Forgiveness-- Forgive yourself NOW for all the mistakes you will inevitably make. (My hubby calls this "pre-forgiving yourself"-- making the best decisions you can, knowing that you are human and fallible and forgiving yourself ahead of time for that human element.) Be gentle with yourself. Be honest with yourself and others. Forgive your baby for crying for days on end, because sometimes that's just what babies do. Forgive your toddler for being unreasonable and irrational, because that's how kids' brains work. Forgive your pre-teen for being moody and emotional, because hormones can be beastly. Forgive your spouse for not reading your mind every minute of the day. Take a deep breath. Be flexible and forgive.
Foresight-- An online mommy friend had the best quote ever during a discussion about worrying about our children: "Take the long view and trust in their resilience." I posted that on my computer desktop so I would remind myself of it daily. (I wish I could find that old discussion thread, so I could not only give this mommy credit but also kiss her face for that advice!) It's easy to get caught up in the day-to-day worries and cares, thinking every decision as a parent may permanently scar and screw up our children. But a loving, supportive environment does much to mitigate those moments of bad parenting. Did you yell at your child? Ask his forgiveness. Does your child seem extra emotional? Give her lots of snuggles. Don't stress that all of your faults, flaws, and deep-seated insecurities will inevitably transfer onto your children; again, they are separate individuals with their own chemical and genetic make-ups, their own experiences, and their own ways of looking at the world. Will this one evening of crying and yelling change the trajectory of their life? Probably not. Kids are more resilient than our helicopter-parent culture gives them credit for. Have the foresight to see the big picture of their life, and if the good, loving, supportive moments outweigh the bad, angry, frustrated moments, they are going to be just fine.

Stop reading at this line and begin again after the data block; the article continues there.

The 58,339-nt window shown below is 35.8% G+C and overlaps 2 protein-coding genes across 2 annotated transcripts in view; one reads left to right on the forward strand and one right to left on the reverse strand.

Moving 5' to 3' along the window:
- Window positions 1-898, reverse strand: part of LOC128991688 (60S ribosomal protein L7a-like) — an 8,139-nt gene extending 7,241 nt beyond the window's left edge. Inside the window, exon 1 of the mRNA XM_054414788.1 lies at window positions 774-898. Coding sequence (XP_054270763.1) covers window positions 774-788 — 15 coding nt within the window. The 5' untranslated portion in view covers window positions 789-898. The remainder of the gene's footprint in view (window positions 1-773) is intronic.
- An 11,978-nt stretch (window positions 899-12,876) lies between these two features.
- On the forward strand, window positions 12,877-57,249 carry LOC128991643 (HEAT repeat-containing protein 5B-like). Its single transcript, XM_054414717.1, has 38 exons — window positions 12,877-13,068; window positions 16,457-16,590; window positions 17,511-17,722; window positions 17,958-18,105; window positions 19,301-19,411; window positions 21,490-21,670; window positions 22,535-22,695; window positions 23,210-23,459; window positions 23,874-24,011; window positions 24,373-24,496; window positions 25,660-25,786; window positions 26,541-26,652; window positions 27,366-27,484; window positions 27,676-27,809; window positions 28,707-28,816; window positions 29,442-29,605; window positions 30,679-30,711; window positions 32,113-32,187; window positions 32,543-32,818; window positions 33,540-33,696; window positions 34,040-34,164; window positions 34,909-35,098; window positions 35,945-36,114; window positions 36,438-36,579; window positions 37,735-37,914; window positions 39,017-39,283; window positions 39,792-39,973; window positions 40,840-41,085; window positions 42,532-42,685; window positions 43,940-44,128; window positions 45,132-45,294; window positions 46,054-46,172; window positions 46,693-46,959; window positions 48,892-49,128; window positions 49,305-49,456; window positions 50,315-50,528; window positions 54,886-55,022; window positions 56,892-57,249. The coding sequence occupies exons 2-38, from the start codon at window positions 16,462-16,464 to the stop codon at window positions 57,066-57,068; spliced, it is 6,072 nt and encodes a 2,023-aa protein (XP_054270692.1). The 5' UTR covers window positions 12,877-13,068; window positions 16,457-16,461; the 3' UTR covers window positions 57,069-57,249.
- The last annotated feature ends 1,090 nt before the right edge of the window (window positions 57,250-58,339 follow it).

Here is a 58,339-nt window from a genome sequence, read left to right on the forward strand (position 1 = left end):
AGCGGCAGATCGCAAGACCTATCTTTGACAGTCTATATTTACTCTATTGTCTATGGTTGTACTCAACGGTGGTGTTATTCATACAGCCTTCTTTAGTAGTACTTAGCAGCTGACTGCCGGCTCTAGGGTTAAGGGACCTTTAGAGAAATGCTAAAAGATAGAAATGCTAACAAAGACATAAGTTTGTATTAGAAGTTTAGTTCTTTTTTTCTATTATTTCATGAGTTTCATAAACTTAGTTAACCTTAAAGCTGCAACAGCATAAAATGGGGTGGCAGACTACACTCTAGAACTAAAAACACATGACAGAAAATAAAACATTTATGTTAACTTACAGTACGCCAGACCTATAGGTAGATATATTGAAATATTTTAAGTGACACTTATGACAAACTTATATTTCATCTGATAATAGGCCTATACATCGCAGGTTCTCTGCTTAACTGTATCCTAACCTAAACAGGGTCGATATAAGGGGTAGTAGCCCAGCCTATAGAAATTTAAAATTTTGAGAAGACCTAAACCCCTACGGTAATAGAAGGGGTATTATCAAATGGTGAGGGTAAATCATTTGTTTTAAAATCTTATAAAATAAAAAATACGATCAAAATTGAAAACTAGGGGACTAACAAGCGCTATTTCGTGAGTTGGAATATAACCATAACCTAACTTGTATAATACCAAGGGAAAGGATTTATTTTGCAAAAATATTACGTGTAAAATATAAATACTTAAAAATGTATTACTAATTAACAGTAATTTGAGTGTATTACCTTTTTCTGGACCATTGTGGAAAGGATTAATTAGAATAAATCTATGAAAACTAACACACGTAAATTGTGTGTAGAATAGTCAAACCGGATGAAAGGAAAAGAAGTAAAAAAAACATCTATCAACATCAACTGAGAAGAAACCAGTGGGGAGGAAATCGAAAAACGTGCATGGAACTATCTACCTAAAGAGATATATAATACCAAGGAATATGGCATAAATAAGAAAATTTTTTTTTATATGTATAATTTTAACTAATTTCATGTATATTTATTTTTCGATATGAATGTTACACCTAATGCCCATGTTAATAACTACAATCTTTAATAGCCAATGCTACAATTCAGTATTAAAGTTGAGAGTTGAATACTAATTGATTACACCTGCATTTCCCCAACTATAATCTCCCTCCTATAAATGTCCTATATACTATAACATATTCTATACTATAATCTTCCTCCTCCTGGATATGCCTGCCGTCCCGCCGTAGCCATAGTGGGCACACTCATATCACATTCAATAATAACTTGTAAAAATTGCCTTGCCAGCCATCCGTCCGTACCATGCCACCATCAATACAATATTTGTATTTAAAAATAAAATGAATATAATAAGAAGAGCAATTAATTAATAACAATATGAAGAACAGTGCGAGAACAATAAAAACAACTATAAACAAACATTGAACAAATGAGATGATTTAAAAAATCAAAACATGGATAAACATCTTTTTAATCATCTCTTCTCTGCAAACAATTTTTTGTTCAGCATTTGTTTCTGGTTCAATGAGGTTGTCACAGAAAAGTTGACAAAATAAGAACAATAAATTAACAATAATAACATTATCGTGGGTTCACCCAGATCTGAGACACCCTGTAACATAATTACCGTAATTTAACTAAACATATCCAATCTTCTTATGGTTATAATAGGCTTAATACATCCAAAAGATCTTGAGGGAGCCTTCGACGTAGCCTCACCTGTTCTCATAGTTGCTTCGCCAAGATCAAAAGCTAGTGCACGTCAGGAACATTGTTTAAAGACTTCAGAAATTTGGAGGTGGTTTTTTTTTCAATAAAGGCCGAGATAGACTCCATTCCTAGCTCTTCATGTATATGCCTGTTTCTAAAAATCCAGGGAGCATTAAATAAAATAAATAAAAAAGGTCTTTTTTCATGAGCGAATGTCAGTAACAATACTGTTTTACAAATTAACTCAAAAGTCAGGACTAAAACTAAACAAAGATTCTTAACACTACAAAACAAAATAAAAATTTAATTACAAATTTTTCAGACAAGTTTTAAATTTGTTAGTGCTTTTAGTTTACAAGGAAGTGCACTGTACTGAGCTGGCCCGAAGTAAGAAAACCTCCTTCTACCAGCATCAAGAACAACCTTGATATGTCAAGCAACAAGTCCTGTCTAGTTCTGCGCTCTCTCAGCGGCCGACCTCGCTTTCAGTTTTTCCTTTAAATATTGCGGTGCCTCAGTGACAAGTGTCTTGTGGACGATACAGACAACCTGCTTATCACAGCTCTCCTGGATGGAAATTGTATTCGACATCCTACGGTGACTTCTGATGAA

As the first member of the B team makes his appearance, I will be posting more about the things I'm learning, re-learning, and changing as I take on babyhood in a different decade and stage of life. I anticipate I'll make a lot of mistakes and have to adjust my plans. But that's all just part of the adventure, right? This blog is part of my plan to be more intentional about reaching out to others and doing something creative while I'm at home with the B team. ;-)
Be flexible, forgive, have foresight,